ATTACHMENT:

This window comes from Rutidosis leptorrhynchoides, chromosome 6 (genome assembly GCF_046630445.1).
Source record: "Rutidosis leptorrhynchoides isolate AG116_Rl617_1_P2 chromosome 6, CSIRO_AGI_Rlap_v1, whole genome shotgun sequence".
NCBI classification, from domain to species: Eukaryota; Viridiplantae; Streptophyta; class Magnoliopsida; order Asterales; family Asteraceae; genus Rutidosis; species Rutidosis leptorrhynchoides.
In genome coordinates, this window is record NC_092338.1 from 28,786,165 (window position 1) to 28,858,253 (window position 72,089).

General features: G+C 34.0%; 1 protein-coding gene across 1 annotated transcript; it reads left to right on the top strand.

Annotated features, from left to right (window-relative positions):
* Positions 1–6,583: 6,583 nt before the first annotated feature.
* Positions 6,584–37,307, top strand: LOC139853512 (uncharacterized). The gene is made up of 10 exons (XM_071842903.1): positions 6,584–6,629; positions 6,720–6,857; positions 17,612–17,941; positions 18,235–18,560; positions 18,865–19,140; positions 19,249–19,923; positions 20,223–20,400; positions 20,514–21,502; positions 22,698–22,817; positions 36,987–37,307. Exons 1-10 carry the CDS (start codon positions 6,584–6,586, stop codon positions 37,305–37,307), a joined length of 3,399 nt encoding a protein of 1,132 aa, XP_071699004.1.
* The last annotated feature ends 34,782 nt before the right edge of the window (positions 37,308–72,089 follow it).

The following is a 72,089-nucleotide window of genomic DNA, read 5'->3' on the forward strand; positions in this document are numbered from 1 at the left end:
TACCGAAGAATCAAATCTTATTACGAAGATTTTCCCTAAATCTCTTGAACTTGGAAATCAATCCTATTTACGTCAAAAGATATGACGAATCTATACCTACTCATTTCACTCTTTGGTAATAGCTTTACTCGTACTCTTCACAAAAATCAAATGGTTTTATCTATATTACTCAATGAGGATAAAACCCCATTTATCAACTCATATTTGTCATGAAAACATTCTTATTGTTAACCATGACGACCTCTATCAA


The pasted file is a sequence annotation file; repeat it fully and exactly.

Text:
This window comes from Rutidosis leptorrhynchoides, chromosome 6 (genome assembly GCF_046630445.1).
Source record: "Rutidosis leptorrhynchoides isolate AG116_Rl617_1_P2 chromosome 6, CSIRO_AGI_Rlap_v1, whole genome shotgun sequence".
NCBI classification, from domain to species: Eukaryota; Viridiplantae; Streptophyta; class Magnoliopsida; order Asterales; family Asteraceae; genus Rutidosis; species Rutidosis leptorrhynchoides.
In genome coordinates, this window is record NC_092338.1 from 28,786,165 (window position 1) to 28,858,253 (window position 72,089).

General features: G+C 34.0%; 1 protein-coding gene across 1 annotated transcript; it reads left to right on the top strand.

Annotated features, from left to right (window-relative positions):
* Positions 1–6,583: 6,583 nt before the first annotated feature.
* Positions 6,584–37,307, top strand: LOC139853512 (uncharacterized). The gene is made up of 10 exons (XM_071842903.1): positions 6,584–6,629; positions 6,720–6,857; positions 17,612–17,941; positions 18,235–18,560; positions 18,865–19,140; positions 19,249–19,923; positions 20,223–20,400; positions 20,514–21,502; positions 22,698–22,817; positions 36,987–37,307. Exons 1-10 carry the CDS (start codon positions 6,584–6,586, stop codon positions 37,305–37,307), a joined length of 3,399 nt encoding a protein of 1,132 aa, XP_071699004.1.
* The last annotated feature ends 34,782 nt before the right edge of the window (positions 37,308–72,089 follow it).

The following is a 72,089-nucleotide window of genomic DNA, read 5'->3' on the forward strand; positions in this document are numbered from 1 at the left end:
TACCGAAGAATCAAATCTTATTACGAAGATTTTCCCTAAATCTCTTGAACTTGGAAATCAATCCTATTTACGTCAAAAGATATGACGAATCTATACCTACTCATTTCACTCTTTGGTAATAGCTTTACTCGTACTCTTCACAAAAATCAAATGGTTTTATCTATATTACTCAATGAGGATAAAACCCCATTTATCAACTCATATTTGTCATGAAAACATTCTTATTGTTAACCATGACGACCTCTATCAA